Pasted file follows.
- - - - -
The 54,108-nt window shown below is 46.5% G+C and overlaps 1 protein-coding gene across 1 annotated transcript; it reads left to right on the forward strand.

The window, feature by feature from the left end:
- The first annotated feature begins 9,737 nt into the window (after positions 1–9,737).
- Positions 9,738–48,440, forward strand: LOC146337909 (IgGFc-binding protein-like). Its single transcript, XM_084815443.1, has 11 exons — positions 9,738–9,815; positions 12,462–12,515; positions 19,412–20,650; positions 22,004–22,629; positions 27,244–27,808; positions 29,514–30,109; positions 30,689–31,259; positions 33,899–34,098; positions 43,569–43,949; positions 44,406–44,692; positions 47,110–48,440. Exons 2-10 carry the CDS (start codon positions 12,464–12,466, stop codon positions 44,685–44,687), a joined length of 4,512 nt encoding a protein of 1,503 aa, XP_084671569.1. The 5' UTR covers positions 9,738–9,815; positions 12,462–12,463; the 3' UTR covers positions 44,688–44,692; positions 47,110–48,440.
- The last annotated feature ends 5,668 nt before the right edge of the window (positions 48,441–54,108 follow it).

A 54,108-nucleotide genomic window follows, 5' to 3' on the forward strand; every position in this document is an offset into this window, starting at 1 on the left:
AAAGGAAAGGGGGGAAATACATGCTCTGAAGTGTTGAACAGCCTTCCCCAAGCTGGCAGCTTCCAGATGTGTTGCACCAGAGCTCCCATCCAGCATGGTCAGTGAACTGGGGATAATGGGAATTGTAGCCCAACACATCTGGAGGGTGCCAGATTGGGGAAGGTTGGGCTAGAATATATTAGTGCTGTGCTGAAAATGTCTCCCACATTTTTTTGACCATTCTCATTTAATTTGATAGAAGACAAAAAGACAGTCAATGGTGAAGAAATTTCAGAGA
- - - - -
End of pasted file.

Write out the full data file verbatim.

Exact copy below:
The 54,108-nt window shown below is 46.5% G+C and overlaps 1 protein-coding gene across 1 annotated transcript; it reads left to right on the forward strand.

The window, feature by feature from the left end:
- The first annotated feature begins 9,737 nt into the window (after positions 1–9,737).
- Positions 9,738–48,440, forward strand: LOC146337909 (IgGFc-binding protein-like). Its single transcript, XM_084815443.1, has 11 exons — positions 9,738–9,815; positions 12,462–12,515; positions 19,412–20,650; positions 22,004–22,629; positions 27,244–27,808; positions 29,514–30,109; positions 30,689–31,259; positions 33,899–34,098; positions 43,569–43,949; positions 44,406–44,692; positions 47,110–48,440. Exons 2-10 carry the CDS (start codon positions 12,464–12,466, stop codon positions 44,685–44,687), a joined length of 4,512 nt encoding a protein of 1,503 aa, XP_084671569.1. The 5' UTR covers positions 9,738–9,815; positions 12,462–12,463; the 3' UTR covers positions 44,688–44,692; positions 47,110–48,440.
- The last annotated feature ends 5,668 nt before the right edge of the window (positions 48,441–54,108 follow it).

A 54,108-nucleotide genomic window follows, 5' to 3' on the forward strand; every position in this document is an offset into this window, starting at 1 on the left:
AAAGGAAAGGGGGGAAATACATGCTCTGAAGTGTTGAACAGCCTTCCCCAAGCTGGCAGCTTCCAGATGTGTTGCACCAGAGCTCCCATCCAGCATGGTCAGTGAACTGGGGATAATGGGAATTGTAGCCCAACACATCTGGAGGGTGCCAGATTGGGGAAGGTTGGGCTAGAATATATTAGTGCTGTGCTGAAAATGTCTCCCACATTTTTTTGACCATTCTCATTTAATTTGATAGAAGACAAAAAGACAGTCAATGGTGAAGAAATTTCAGAGA